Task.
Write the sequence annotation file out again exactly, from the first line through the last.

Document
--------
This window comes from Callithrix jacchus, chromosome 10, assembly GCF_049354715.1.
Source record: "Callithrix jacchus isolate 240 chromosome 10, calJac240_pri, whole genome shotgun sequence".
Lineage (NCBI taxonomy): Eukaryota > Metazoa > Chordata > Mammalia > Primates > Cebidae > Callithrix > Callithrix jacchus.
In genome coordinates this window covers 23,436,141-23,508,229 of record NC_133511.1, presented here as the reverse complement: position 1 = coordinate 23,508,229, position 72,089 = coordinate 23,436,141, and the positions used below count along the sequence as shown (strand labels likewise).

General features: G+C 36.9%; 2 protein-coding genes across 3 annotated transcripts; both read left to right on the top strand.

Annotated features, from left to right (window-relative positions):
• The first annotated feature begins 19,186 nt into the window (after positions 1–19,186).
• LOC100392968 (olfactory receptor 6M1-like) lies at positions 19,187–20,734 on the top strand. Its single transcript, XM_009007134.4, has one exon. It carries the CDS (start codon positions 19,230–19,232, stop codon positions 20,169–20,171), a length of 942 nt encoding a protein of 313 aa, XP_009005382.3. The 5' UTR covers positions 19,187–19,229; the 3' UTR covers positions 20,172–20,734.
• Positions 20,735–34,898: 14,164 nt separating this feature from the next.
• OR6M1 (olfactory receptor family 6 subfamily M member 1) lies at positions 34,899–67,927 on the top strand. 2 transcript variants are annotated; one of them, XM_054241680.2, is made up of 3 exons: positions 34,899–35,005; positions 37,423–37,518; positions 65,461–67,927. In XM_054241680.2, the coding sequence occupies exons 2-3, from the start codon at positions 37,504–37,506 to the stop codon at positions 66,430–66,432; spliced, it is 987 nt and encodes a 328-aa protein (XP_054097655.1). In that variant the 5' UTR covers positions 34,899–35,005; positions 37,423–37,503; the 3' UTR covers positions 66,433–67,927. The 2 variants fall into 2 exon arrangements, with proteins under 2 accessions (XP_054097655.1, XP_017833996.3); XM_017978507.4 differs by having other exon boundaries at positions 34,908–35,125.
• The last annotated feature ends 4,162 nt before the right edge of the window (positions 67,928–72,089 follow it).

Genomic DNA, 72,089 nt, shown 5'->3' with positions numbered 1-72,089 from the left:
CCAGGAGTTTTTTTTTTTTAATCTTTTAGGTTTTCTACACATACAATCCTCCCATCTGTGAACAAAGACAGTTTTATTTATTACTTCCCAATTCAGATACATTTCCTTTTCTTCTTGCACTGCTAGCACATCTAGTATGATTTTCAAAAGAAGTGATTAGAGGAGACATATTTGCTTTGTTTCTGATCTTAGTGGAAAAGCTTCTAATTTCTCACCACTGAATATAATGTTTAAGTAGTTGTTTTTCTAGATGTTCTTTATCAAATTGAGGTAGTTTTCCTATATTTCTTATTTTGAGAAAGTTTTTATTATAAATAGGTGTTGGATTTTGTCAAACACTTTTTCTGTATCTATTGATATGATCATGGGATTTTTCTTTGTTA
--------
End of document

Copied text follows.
This window comes from Callithrix jacchus, chromosome 10, assembly GCF_049354715.1.
Source record: "Callithrix jacchus isolate 240 chromosome 10, calJac240_pri, whole genome shotgun sequence".
Lineage (NCBI taxonomy): Eukaryota > Metazoa > Chordata > Mammalia > Primates > Cebidae > Callithrix > Callithrix jacchus.
In genome coordinates this window covers 23,436,141-23,508,229 of record NC_133511.1, presented here as the reverse complement: position 1 = coordinate 23,508,229, position 72,089 = coordinate 23,436,141, and the positions used below count along the sequence as shown (strand labels likewise).

General features: G+C 36.9%; 2 protein-coding genes across 3 annotated transcripts; both read left to right on the top strand.

Annotated features, from left to right (window-relative positions):
• The first annotated feature begins 19,186 nt into the window (after positions 1–19,186).
• LOC100392968 (olfactory receptor 6M1-like) lies at positions 19,187–20,734 on the top strand. Its single transcript, XM_009007134.4, has one exon. It carries the CDS (start codon positions 19,230–19,232, stop codon positions 20,169–20,171), a length of 942 nt encoding a protein of 313 aa, XP_009005382.3. The 5' UTR covers positions 19,187–19,229; the 3' UTR covers positions 20,172–20,734.
• Positions 20,735–34,898: 14,164 nt separating this feature from the next.
• OR6M1 (olfactory receptor family 6 subfamily M member 1) lies at positions 34,899–67,927 on the top strand. 2 transcript variants are annotated; one of them, XM_054241680.2, is made up of 3 exons: positions 34,899–35,005; positions 37,423–37,518; positions 65,461–67,927. In XM_054241680.2, the coding sequence occupies exons 2-3, from the start codon at positions 37,504–37,506 to the stop codon at positions 66,430–66,432; spliced, it is 987 nt and encodes a 328-aa protein (XP_054097655.1). In that variant the 5' UTR covers positions 34,899–35,005; positions 37,423–37,503; the 3' UTR covers positions 66,433–67,927. The 2 variants fall into 2 exon arrangements, with proteins under 2 accessions (XP_054097655.1, XP_017833996.3); XM_017978507.4 differs by having other exon boundaries at positions 34,908–35,125.
• The last annotated feature ends 4,162 nt before the right edge of the window (positions 67,928–72,089 follow it).

Genomic DNA, 72,089 nt, shown 5'->3' with positions numbered 1-72,089 from the left:
CCAGGAGTTTTTTTTTTTTAATCTTTTAGGTTTTCTACACATACAATCCTCCCATCTGTGAACAAAGACAGTTTTATTTATTACTTCCCAATTCAGATACATTTCCTTTTCTTCTTGCACTGCTAGCACATCTAGTATGATTTTCAAAAGAAGTGATTAGAGGAGACATATTTGCTTTGTTTCTGATCTTAGTGGAAAAGCTTCTAATTTCTCACCACTGAATATAATGTTTAAGTAGTTGTTTTTCTAGATGTTCTTTATCAAATTGAGGTAGTTTTCCTATATTTCTTATTTTGAGAAAGTTTTTATTATAAATAGGTGTTGGATTTTGTCAAACACTTTTTCTGTATCTATTGATATGATCATGGGATTTTTCTTTGTTA